illustration
Sloop
Engraving in R. H. Dana, The Seaman's Friend, 13th ed. (Thomas Groom & Co. Publisher, 1873)

A sloop has one mast, fore-and-aft rigged.

[+]
publication
Bermudian sloop
1884
A Naval Encyclopaedia:
Dictionary of nautical words and phrases
Special Articles on Naval Art and Science
Philadelphia: L.R. Hamersly & Co.

'Mudian, "Mugian, or Bermudian. A boat special to the Bermuda islands, usually decked, with the exception of a hatch; from 2 to 20 tons burden; it is short, of good beam, and great draft of water abaft, the stem and keel forming a curved line. It carries an immense quantity of ballast. Besides a long main- and short jib-boom, it has a long, taperking, raking mast, stepped just over the forefoot, generally unsupported by shrouds or stays; on it a jib-headed mainsail is hoisted to a height of twice, and sometimes three times, the length of the keel. This sail is triangular, stretched at its foot by a long boom. The only other sail is a small foresail or jib. They claim to be the fastest craft in the world for working to windward in smooth water, it being recorded of one that she made five miles dead to windward in the hour during a race; and though they may be laid over until they fill with water, they will not capsize.

[+]
artwork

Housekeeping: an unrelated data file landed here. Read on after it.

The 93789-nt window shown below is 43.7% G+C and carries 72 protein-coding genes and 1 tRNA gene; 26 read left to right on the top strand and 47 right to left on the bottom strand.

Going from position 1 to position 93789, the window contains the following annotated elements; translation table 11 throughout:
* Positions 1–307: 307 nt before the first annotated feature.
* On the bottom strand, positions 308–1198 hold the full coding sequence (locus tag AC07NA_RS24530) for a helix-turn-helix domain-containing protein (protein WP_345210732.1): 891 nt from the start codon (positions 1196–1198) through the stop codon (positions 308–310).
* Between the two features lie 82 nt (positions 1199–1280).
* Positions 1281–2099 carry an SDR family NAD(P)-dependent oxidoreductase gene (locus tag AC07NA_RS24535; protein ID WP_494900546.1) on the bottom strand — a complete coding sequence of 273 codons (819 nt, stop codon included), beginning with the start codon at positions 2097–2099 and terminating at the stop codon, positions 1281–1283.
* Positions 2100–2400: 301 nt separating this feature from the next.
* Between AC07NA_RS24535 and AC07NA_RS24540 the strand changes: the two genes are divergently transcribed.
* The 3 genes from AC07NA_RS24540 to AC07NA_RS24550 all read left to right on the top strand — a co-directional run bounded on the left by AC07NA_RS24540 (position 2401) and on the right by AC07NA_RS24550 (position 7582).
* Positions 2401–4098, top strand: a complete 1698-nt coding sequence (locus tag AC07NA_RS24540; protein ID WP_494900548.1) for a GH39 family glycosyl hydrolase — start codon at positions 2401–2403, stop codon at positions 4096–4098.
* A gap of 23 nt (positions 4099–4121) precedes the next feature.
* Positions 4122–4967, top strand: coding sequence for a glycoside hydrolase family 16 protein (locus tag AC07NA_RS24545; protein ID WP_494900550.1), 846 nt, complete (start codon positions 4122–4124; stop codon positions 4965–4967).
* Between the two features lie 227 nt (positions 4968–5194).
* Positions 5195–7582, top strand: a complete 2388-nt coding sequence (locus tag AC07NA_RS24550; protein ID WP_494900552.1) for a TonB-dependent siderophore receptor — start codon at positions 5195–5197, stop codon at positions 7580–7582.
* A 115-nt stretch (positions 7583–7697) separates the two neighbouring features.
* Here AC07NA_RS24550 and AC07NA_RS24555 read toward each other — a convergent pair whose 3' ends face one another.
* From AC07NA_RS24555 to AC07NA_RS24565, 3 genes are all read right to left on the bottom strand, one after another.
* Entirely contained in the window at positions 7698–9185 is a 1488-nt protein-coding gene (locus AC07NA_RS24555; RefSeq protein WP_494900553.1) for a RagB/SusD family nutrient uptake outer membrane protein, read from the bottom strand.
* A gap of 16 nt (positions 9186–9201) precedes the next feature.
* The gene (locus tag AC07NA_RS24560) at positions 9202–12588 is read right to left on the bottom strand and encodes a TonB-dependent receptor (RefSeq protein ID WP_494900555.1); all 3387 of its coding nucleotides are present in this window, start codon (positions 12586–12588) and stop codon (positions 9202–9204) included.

Bermudian sloop in St. Georges Harbor, Bermuda
Edward James
c. 1864
St. George's Historical Society
Detail of painting of St. George's Harbour, Bermuda, during US Civil War, with a Confederate blockade runner anchored in the foreground.

Also filed under: Puerto Rico »

[+]
object
Scale model of stone sloop "Albert Baldwin"
William Niemi
c.1940
Wood, metal, cordage, cloth, paint.
Scale: ¼ in. = 1ft. (1:48)
Cape Ann Museum. Gift of Roland and Martta Blanchet (1997.17.3)

Although built in 1890 and larger than the stone sloops of Lane’s time, the "Albert Baldwin’s" hull form, rig, and loading boom are very similar to those of the 1840s and 1850s.

[+]
artwork
Silhouettes of vessel types
Charles G. Davis
Book illustrations from "Shipping and Craft in Silhouette" by Charles G. Davis, Salem, Mass. Marine Research Society, 1929. Selected images
[+]
[ top]

"Engine-powered vessel" is a collective term used by nautical historians to include all vessel types using engine power of any type for propulsion, whether assisted by sails, oars, or other motive power. In Lane's time, steam reciprocating engines fueled by wood or coal were the only practical source of this power for ships using paddle-wheels or screw propellers to convert heat energy into motion.